Large-Scale Ill-Posed Inverse Problems in Imaging Applications
Julianne Chung, Emory University
Many scientific and engineering applications require numerical methods to compute efficient and reliable solutions to inverse problems. The basic goal of an inverse problem is to compute an approximation of the original model, given observed data and knowledge about the forward model. Physical systems that require reconstruction of an unknown input signal from the measured output signal are natural examples of inverse problems. In other systems, the internal structure of an object is desired, but only measured output data is provided. The difficulty with ill-posed inverse problems is that small errors may give rise to significant errors in the computed approximations, so regularization must be used to compute stable solution approximations. Furthermore, real-life applications often require the computer to process extremely large amounts of data, and previously proposed methods for solving inverse problems are not adequate for these large-scale problems. We investigate numerical methods that can efficiently and accurately solve large-scale ill-posed inverse problems. A variety of applications from image processing are discussed, and numerical experiments illustrate the effectiveness and efficiency of the proposed approaches.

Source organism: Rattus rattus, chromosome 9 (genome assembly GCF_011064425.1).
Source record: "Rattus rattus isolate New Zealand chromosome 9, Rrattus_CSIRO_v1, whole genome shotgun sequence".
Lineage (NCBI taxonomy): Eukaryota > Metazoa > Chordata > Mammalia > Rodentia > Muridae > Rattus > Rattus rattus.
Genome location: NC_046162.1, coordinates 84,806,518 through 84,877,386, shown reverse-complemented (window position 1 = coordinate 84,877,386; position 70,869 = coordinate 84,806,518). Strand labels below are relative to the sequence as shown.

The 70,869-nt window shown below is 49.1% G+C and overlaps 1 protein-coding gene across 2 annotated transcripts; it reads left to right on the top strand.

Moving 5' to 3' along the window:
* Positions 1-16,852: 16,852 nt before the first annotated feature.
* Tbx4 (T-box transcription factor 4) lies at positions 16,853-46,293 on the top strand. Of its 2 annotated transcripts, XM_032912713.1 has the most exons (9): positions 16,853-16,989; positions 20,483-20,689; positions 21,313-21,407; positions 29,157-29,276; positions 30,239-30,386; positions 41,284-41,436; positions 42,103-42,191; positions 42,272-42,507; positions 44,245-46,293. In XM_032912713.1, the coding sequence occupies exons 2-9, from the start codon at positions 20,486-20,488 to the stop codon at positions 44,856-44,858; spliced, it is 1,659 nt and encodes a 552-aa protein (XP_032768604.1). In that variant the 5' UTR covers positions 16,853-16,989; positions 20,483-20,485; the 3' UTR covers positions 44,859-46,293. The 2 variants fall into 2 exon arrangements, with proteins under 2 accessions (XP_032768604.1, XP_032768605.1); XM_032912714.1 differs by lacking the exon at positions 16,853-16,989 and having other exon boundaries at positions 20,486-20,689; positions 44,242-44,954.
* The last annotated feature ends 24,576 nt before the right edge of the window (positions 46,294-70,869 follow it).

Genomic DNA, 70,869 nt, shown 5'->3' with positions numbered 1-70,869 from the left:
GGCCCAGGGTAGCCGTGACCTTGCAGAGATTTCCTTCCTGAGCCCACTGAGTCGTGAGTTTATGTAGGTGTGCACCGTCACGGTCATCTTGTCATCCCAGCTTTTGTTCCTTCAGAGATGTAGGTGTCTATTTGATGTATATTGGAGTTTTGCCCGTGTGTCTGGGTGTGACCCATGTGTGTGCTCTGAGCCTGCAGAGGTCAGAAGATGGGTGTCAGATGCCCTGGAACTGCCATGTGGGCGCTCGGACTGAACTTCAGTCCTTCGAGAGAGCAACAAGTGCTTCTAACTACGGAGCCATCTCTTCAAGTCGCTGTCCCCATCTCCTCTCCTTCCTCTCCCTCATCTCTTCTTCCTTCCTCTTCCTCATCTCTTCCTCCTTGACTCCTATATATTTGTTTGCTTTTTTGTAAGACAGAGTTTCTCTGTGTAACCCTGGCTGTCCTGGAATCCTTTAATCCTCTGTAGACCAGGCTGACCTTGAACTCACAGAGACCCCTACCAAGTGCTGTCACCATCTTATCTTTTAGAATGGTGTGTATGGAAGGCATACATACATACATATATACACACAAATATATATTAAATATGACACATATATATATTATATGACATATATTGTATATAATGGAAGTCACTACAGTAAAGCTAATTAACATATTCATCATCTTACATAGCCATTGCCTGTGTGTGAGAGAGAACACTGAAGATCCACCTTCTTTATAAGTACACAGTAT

Abstract Author(s): Julianne Chung and James G. Nagy